From Beirut, Vatican urges Middle East parties to accept peace plans

London: Yemeni Houthi authorities must release dozens of people arrested and forcibly disappeared since May, Human Rights Watch said on Wednesday.

HRW says in a report that the Houthis have forcibly disappeared Yemenis in territory they control, including at least 13 UN staff, as part of a wider crackdown on civil society.

“Arbitrary arrests appear to be based on detainees’ current or past employment,” HRW added.

Beginning on May 31, Houthi forces began arresting employees of several NGOs and raiding homes and offices. According to a source, more than 60 people have been arrested by June 12.

In each case, Houthi forces “arrived unannounced at the homes of those they sought to arrest, with several armored vehicles and an average of 10 to 30 armed men,” HRW said.

“Almost all the forces wore military uniforms, head and face coverings, sometimes only their eyes were visible. In many cases, the forces arrived early in the morning when the families were still sleeping.”

No search or arrest warrants were issued in either case, and Houthi forces refused family members’ requests for relatives’ whereabouts. No inmates have been formally charged.

However, as of June 10, Houthi authorities began releasing a series of videos in which Yemeni men detained between 2021 and 2023 confessed to spying for Israel and the United States.

HRW said there was a “high risk” that the confessions were coerced, and sources told the NGO that the timing of the releases was designed to “capture” those recently detained as part of a larger “spy network”.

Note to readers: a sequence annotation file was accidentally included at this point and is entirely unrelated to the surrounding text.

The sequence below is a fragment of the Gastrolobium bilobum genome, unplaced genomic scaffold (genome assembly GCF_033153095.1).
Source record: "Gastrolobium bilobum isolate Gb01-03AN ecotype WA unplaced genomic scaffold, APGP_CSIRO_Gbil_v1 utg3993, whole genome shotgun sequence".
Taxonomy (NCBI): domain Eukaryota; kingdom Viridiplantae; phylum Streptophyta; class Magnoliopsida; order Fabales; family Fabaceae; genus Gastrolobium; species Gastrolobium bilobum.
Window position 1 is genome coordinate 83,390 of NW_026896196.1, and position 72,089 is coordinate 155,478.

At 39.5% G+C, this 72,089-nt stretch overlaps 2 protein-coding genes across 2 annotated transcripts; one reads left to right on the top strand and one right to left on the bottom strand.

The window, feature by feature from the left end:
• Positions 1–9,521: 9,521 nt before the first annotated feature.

UN Secretary-General Antonio Guterres and UN High Commissioner for Human Rights Volker Turk called on the Houthis to release all UN and NGO staff.

Since the start of the raids in late May, many people have fled Yemen’s Houthi-controlled areas.

The current “brain drain” from Houthi-controlled areas will only worsen as a result of the arrest campaign, a source told HRW.

Another said: “Although I managed to escape… I couldn’t sleep… I have panic attacks every day since I fled Sana’a… I am very worried about my friends and colleagues in Sana’a who are just waiting for Houthis to be arrested. them.”

Since 2014, the Houthis have detained and forcibly disappeared hundreds of people, HRW said, warning that the militia regularly practices torture in detention centers.

The Houthis also “significantly violated women’s rights and freedoms, suppressed freedom of speech and assembly, and detained dozens of journalists, human rights defenders, academics and political opponents,” the NGO added.

HRW Yemen and Bahrain researcher Niku Jafarnia said: “The Houthis are using arbitrary detentions and enforced disappearances as a political tool at a time when people in their territory lack even the most basic needs.

“The Houthis must immediately release these people, many of whom have spent their careers developing their country.

“The international community must do everything to ensure that these people are released immediately.

“Many of them have been invaluable members of civil society organizations in Yemen, as well as staff of UN agencies and international non-governmental groups.”

A Yemeni expatriate told HRW: “It’s almost like our life in Yemen is over after this. I thought about moving back and starting a family there, and now it’s clear to me that I can’t do that. We can’t live like this.”

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